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Multi-Omic Profiling of the Liver Across Diets and Age in a Diverse Mouse Population

By Evan G Williams, Niklas Pfister, Suheeta Roy, Cyril Statzer, Jack Haverty, Jesse Ingels, Casey Bohl, Moaraj Hasan, Jelena Cuklina, Peter Buhlmann, Nicola Zamboni, Lu Lu, Collin Y Ewald, Robert W. Williams, Ruedi Aebersold

Posted 20 Aug 2020
bioRxiv DOI: 10.1101/2020.08.20.222968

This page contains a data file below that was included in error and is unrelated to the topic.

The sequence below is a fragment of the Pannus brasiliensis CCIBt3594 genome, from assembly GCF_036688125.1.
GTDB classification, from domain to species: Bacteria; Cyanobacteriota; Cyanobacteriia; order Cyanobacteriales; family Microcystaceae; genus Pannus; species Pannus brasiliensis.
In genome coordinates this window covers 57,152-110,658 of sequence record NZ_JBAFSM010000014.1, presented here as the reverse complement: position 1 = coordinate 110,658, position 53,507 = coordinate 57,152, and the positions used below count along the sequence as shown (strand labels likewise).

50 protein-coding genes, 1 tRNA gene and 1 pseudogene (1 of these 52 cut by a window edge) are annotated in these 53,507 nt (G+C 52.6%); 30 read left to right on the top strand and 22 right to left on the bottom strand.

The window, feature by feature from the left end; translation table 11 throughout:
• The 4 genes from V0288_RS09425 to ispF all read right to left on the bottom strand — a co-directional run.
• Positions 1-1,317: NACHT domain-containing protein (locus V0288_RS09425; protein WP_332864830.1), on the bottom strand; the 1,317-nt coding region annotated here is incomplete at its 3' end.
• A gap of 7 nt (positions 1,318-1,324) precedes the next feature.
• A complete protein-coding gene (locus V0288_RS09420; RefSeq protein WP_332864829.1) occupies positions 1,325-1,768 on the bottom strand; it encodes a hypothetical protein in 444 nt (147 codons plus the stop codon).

Systems biology approaches often use inferred networks of gene expression and metabolite data to identify regulatory factors and pathways connected with phenotypic variance. Generally, study-specific multi-layer "omics" datasets are used to contextualize generic molecular networks. In this regard separating upstream causal mechanisms, downstream biomarkers, and incidental correlations remains a significant challenge, yet it is essential for designing mechanistic experiments. To address this, we designed a study following a population of 2157 individuals from 89 isogenic BXD mouse strains across their lifespan to identify molecular interactions among genotype, environment, age (GxExA) and metabolic fitness. Each strain was separated into two cohorts, one fed low fat (6% cal/fat) and the other high fat (60% cal/fat) diets. Tissues were collected for 662 individuals (309 cohorts) diverging across age (7, 12, 18, and 24 months), diet, sex, and strain. Transcriptome, proteome, and metabolome data were generated for liver. Of these we identified linear relations among these molecular data with lifespan for the same genomes of mice (Roy et al. 2020), and we defined ~1100 novel protein-coding genes associated with longevity. We knocked down the ortholog of Ctsd in C. elegans. The treatment reduced longevity both in wildtype and in mutant long-lived strains, thus validating the prediction. Next, to assess the molecular impact of GxExA on gene expression, the multi-omics data was parsed into metabolic networks where connectivity varied due to the independent variables. Differences in edge strengths connecting nodes in these molecular networks according to each variable enabled causal inference by using stability selection, with roughly 21% of novel gene-pathway connections being causally affected by diet and/or age. For instance, Chchd2 is activated by aging and drives changes in the proteasome, oxidative phosphorylation, and mitochondrial translation transcriptional networks. Together, we have developed a large multi-omics resource for studying aging in the liver, and a resource for turning standard associations into causal networks.

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